— Freebase

Ionization chamber

Ionization chamber

The ionization chamber is the simplest of all gas-filled radiation detectors, and is widely used for the detection and measurement of certain types of ionizing radiation; X-rays, gamma rays and beta particles. Conventionally, the term "ionization chamber" is used exclusively to describe those detectors which collect all the charges created by direct ionisation within the gas through the application of an electric field. It only uses the discrete charges created by each interaction between the incident radiation and the gas, and does not involve the gas multiplication mechanisms used by other radiation instruments, such as the Geiger-Muller counter or the proportional counter. Ion chambers have a good uniform response to radiation over a wide range of energies and are the preferred means of measuring high levels of gamma radiation. They are widely used in the nuclear power industry, research labs, radiography and other medical radiation fields, and in environmental monitoring.

— Freebase

Anobiidae

Anobiidae

Anobiidae is a family of beetles. The larvae of a number of species tend to bore into wood, earning them the name "woodworm" or "wood borer". A few species are pests, causing damage to wooden furniture and house structures, notably the death watch beetle, Xestobium rufovillosum, and the common furniture beetle, Anobium punctatum. It includes the subgroups: ⁕Anobiinae Kirby, 1837 ⁕Anobium Fabricius, 1775 ⁕Gastrallus Jacquelin du Val, 1860 ⁕Hadrobregmus Thomson, 1859 ⁕Microbregma Seidlitz, 1889 ⁕Oligomerus Redtenbacher, 1849 ⁕Priobium Motschulsky, 1845 ⁕Stegobium Motschulsky, 1860 ⁕Dorcatominae Thomson, 1859 ⁕Anitys Thomson, 1863 ⁕Caenocara Thomson, 1859 ⁕Dorcatoma Herbst, 1792 ⁕Stagetus Wollaston, 1861 ⁕Dryophilinae LeConte, 1861 ⁕Dryophilus Chevrolat, 1832 ⁕Grynobius Thomson, 1859 ⁕Ernobiinae Pic, 1912 ⁕Episernus Thomson, 1863 ⁕Ernobius Thomson, 1859 ⁕Ochina Sturm, 1826 ⁕Xestobium Motschulsky,1845 ⁕Eucradinae Le Conte, 1861 ⁕Hedobia Dejean, 1821 ⁕Ptilininae Shuckard, 1840 ⁕Pseudoptilinus Leiler, 1963 ⁕Ptilinus Müller, 1764 ⁕Ptininae Latreille, 1802 ⁕Eupauloecus Mulsant & Rey, 1868 ⁕Gibbium Scopoli, 1777Mezium Curtis, 1828Niptus Boieldieu, 1856Pseudeurostus Heyden, 1906Ptinus Linnaeus, 1767Sphaericus Wollaston, 1854Trigonogenius Solier, 1849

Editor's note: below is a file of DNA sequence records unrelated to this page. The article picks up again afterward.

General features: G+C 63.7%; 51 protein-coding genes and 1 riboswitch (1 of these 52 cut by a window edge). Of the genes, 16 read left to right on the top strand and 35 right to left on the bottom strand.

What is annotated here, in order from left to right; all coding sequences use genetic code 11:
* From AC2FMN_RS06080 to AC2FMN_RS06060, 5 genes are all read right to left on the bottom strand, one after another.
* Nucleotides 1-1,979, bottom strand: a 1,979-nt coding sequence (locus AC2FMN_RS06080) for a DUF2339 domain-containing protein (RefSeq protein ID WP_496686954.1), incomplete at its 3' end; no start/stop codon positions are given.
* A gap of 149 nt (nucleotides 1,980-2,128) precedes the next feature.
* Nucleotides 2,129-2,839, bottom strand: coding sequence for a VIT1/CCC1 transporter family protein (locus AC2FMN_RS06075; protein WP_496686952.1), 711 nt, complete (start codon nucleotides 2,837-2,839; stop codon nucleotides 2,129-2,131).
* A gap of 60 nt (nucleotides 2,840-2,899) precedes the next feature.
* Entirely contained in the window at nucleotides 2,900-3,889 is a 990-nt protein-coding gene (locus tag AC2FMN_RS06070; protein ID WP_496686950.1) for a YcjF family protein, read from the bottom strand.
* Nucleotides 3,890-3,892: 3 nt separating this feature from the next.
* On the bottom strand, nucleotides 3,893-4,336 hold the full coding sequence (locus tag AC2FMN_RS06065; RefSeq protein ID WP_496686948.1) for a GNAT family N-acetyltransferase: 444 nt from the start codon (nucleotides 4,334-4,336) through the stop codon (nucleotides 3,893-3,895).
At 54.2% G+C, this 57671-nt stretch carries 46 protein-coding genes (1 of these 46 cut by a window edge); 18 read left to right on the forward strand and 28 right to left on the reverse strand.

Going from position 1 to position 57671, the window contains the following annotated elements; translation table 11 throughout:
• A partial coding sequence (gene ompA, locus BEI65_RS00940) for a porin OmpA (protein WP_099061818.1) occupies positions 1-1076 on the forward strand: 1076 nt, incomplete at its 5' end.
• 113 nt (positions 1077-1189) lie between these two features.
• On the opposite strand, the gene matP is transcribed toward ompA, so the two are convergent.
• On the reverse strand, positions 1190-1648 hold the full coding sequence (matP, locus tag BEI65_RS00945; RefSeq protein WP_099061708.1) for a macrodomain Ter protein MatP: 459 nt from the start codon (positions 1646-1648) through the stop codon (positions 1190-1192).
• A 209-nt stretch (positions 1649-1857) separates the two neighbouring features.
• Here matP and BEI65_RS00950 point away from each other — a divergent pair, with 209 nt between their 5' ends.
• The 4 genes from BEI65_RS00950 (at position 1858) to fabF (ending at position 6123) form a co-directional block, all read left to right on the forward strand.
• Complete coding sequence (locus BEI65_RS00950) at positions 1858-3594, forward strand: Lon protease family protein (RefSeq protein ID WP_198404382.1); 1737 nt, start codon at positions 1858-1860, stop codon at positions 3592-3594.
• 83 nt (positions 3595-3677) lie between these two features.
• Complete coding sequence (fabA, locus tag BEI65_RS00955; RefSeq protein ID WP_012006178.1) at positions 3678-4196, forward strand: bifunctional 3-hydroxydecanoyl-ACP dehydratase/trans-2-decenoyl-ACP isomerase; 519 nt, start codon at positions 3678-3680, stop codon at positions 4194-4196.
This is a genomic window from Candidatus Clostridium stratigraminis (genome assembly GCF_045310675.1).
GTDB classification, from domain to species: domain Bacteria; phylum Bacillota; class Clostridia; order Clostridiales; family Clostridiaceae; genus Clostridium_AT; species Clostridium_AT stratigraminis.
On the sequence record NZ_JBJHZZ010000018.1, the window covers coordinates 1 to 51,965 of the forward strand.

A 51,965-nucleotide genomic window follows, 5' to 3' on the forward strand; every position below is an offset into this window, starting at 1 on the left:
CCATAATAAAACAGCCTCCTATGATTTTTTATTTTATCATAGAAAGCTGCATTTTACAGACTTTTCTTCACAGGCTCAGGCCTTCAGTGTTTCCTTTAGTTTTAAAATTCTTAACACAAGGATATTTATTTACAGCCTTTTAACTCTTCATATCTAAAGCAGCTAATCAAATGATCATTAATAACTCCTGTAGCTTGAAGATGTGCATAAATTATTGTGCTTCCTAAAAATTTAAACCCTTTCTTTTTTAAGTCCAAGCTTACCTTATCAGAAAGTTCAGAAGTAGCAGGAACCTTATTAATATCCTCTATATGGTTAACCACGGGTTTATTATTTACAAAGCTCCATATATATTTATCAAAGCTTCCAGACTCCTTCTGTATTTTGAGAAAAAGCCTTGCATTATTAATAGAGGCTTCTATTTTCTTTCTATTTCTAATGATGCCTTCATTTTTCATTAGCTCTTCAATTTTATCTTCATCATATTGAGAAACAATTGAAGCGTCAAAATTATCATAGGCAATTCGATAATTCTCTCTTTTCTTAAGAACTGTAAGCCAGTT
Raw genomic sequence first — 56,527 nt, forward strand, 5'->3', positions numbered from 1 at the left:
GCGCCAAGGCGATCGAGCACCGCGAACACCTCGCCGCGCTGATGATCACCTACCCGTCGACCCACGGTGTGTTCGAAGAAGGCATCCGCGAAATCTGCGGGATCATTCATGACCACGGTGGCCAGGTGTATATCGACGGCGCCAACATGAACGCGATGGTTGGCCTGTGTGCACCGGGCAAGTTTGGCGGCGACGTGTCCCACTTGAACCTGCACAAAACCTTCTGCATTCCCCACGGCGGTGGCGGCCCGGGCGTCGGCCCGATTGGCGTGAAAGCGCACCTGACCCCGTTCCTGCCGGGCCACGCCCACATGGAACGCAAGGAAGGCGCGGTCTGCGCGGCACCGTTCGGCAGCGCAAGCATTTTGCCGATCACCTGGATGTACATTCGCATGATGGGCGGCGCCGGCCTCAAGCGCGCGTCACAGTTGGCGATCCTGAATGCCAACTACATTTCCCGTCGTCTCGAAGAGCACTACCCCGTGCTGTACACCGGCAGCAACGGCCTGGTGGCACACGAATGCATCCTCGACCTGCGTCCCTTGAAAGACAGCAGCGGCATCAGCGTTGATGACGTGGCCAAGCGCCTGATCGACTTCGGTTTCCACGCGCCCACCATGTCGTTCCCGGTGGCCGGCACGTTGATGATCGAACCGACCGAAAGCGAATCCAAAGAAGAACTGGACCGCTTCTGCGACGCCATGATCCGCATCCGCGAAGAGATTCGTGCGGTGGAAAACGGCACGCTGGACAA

— Freebase

Regiomontanus

Regiomontanus

Johannes Müller von Königsberg, today best known by the Latin epithet Regiomontanus, was a German mathematician, astronomer, astrologer, translator, instrument maker and Catholic bishop. He was born in the Franconian village of Unfinden — not in the more famous East-Prussian Königsberg. He was also known as Johannes der Königsberger. His writings were published under the name of Joannes de Monte Regio, a Latinized version of his name. Both names mean "John of King's Mountain". The name "Regiomontanus" was first coined by Phillip Melanchthon in 1534, fifty-eight years after Regiomontanus' death.

— Freebase

Psorosperm

Psorosperm

Psorosperm is a name formerly given to a number of parasitic protozoa which produce cystlike or sporelike structures in the tissue of hosts, but now essentially obsolete. ⁕Some which affect vertebrate hosts are now identified as coccidia. ⁕Others, such as the cause of pébrine in silkworms, are now recognized as microsporidians, and some are regarded as myxosporidians. ⁕The genus Psorospermium itself is a parasite of crayfishes, and belongs to an enigmatic group of unicellular organisms which some biologists think may be related to the common ancestors of animals and fungi. The term was introduced in German by J. Müller in 1841. Psorosperm was at one point believed to be the cause of Darier's disease. "Psorospermiasis" is classified under 136.4 in ICD-9.

— Freebase

Field emission microscopy

Field emission microscopy